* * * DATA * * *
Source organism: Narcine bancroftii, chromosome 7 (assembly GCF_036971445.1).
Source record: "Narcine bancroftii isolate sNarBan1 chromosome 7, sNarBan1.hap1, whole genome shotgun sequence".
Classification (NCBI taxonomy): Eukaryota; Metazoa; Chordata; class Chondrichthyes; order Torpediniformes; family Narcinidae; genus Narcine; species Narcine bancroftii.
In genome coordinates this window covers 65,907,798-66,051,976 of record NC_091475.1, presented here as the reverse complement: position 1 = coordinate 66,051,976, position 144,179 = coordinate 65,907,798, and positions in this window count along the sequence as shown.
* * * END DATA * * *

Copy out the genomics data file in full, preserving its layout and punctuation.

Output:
Source organism: Narcine bancroftii, chromosome 7 (assembly GCF_036971445.1).
Source record: "Narcine bancroftii isolate sNarBan1 chromosome 7, sNarBan1.hap1, whole genome shotgun sequence".
Classification (NCBI taxonomy): Eukaryota; Metazoa; Chordata; class Chondrichthyes; order Torpediniformes; family Narcinidae; genus Narcine; species Narcine bancroftii.
In genome coordinates this window covers 65,907,798-66,051,976 of record NC_091475.1, presented here as the reverse complement: position 1 = coordinate 66,051,976, position 144,179 = coordinate 65,907,798, and positions in this window count along the sequence as shown.